French biotech Valneva reported positive Phase 3 results in a trial that pitched it against the Oxford/AstraZeneca jab, setting it up for potential U.K. authorization by the end of the year, the company announced on Monday.
Based on a U.K. trial of 4,012 participants, Valneva said that its vaccine stimulated the creation of protective antibodies at around a
40 percent higher rate compared with AstraZeneca’s vaccine and was better tolerated.
The vaccine also prevented coronavirus infections at a similar rate to the Oxford/AstraZeneca shot, and there were no serious cases across both groups, the company said. A placebo-controlled trial was not possible on ethical grounds, given the arrival of authorized vaccines.
Chief Medical Officer Juan Carlos Jaramillo told journalists in a briefing that Valneva is positioning the jab as a first-vaccination course for people in the U.K., Europe, North America and around the world.
“I think there's very much a role for this vaccine, even in places where the programs are well advanced,” added Adam Finn, chief investigator.
The biotech began a rolling review in August with the U.K.’s Medicines and Healthcare products Regulatory Agency (MHRA) and plans to finalize its submission in November. It expects an initial approval, “hopefully by the year-end,” Jaramillo said. A European decision is anticipated early next year.
This will initially be for those aged 18 to 55, based on the trial participants. The company anticipates expanding its use to older and younger people based on ongoing trials. Valneva is also carrying out a booster study with its inactivated virus vaccine.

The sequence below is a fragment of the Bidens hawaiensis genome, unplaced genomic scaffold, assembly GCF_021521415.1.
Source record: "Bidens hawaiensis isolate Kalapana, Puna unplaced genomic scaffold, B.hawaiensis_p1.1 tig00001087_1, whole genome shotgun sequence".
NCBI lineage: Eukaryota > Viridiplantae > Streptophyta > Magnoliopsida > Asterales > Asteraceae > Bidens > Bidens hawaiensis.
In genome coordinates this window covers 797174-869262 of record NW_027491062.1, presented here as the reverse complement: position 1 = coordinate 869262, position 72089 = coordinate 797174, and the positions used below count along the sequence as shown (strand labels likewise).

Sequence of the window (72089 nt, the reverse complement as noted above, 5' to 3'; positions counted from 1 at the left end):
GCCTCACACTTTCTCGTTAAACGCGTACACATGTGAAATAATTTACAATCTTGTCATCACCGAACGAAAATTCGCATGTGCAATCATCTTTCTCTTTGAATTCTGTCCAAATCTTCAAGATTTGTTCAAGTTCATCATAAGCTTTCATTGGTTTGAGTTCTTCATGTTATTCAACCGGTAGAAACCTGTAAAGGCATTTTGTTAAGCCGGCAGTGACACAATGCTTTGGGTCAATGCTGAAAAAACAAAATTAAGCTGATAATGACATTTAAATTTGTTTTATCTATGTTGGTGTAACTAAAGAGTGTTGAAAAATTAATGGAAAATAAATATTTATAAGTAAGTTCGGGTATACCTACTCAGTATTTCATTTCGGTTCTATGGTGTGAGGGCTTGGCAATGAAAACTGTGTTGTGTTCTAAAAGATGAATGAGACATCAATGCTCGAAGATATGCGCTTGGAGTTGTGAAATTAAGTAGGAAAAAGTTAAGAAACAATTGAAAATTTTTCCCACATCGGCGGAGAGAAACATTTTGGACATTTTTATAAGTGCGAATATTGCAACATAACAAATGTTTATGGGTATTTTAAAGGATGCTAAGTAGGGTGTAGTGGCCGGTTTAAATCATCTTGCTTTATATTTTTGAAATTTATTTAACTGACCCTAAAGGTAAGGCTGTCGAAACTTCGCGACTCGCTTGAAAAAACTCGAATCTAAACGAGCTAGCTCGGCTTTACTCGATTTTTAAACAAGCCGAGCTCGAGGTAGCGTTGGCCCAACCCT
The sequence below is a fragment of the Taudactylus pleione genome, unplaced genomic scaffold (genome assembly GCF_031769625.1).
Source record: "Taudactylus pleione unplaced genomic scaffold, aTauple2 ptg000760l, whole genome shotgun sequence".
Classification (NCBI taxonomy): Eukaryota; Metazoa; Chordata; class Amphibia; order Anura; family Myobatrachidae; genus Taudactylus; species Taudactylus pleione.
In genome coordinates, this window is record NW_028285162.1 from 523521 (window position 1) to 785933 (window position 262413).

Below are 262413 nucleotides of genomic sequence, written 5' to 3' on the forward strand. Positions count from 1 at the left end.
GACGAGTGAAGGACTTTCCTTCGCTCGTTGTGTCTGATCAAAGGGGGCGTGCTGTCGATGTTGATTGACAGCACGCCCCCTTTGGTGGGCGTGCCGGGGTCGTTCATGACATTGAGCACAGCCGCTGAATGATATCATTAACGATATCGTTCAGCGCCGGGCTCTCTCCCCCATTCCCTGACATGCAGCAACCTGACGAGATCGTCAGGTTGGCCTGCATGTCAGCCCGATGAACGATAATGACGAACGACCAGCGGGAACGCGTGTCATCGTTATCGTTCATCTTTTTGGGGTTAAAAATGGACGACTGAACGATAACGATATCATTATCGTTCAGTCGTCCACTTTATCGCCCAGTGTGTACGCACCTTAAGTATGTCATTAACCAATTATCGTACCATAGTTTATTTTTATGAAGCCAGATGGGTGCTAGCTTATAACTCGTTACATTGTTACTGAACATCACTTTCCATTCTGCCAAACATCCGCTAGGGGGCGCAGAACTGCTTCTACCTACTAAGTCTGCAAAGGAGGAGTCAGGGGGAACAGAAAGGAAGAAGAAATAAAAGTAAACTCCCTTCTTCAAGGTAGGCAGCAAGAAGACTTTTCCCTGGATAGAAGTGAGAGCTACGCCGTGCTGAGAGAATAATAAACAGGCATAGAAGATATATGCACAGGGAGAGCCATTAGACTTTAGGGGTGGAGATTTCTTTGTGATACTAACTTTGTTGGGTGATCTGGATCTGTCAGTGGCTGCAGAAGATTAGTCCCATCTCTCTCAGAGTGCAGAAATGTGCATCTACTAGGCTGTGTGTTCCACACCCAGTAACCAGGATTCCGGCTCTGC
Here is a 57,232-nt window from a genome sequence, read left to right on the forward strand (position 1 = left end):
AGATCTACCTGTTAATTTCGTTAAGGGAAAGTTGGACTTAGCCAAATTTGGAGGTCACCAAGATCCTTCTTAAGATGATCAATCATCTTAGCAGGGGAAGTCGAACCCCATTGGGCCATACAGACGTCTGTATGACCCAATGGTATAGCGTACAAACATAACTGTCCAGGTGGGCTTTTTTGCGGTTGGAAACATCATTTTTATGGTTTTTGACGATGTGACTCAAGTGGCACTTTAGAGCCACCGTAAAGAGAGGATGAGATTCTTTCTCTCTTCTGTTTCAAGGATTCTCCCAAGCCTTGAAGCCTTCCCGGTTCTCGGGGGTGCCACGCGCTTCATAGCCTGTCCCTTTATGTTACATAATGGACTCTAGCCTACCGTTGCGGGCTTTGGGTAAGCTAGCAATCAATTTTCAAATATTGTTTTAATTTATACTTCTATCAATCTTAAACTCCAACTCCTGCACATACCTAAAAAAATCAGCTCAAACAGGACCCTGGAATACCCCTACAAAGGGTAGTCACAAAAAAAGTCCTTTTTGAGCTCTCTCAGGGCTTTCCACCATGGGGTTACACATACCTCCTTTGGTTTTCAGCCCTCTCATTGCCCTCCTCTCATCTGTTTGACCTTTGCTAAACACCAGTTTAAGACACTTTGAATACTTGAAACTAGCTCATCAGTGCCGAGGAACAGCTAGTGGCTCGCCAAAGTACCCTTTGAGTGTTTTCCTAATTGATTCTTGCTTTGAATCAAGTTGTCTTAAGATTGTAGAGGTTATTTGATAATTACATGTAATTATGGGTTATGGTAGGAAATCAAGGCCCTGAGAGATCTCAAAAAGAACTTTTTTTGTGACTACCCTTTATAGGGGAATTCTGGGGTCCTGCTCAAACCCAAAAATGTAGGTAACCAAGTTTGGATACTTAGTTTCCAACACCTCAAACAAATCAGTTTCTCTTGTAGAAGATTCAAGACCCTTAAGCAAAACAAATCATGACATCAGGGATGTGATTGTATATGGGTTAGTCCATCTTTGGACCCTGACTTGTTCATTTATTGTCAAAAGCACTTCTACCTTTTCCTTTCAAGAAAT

Investors reacted positively to Valneva's announcement, sending its shares 36% higher in European trading.
While it’s positive news for the French company, which chose the U.K. for its clinical development as well as for manufacturing its vaccine, it’s tainted by a lack of buyers.
Britain last month terminated its contract to buy 190 million doses; the first 60 million doses were expected in the first quarter of 2022.
The U.K. alleged that Valneva was in breach of its obligations under the supply agreement, which the company said it strenuously denied.
A Department of Health and Social Care spokesperson said on Monday in an emailed statement that they had "received the latest interim clinical trial data,” but did not address whether the contract was still salvageable.
Meanwhile, the company has been in prolonged talks with the European Commission but has not completed an agreement due to issues over agreeing to a supply schedule.
Jaramillo said he was unable to comment on the U.K.’s contract but said EU discussions “are happening as we speak.”
Meanwhile, MHRA approval could pave the way for World Health Organization pre-qualification, Finn pointed out.
Valneva is preparing to submit a rolling review with the European Medicines Agency and anticipates a decision in the first quarter of 2022.
The Valneva shot is the only vaccine in clinical development in Europe based on a whole inactivated, adjuvanted virus — a more traditional form of vaccine than mRNA or adenoviral-vector shots. Similar technology is used in the Chinese vaccines from Sinopharm and Sinovac.
In terms of safety, Valneva said that participants who received its vaccine reported “significantly fewer” adverse side-effects when compared with Oxford/AstraZeneca.
In addition, analysis shows that the shot provoked the creation of a broad spectrum of T-cells, which, along with antibodies, give protection against the coronavirus and are understood to be linked with long-term immunity.
Given that the vaccine contains the whole inactivated virus, T-cell immune responses were detected not only against the S (spike) protein but also against other parts of the virus known as M and N proteins. To date, all EU authorized vaccines only target the spike protein.
This broader approach “theoretically provide[s] you with some security if you like against viral evolution,” said Finn.
This story has been updated.
Source : https://www.politico.eu/article/valneva-reports-positive-results-for-coronavirus-vaccine/751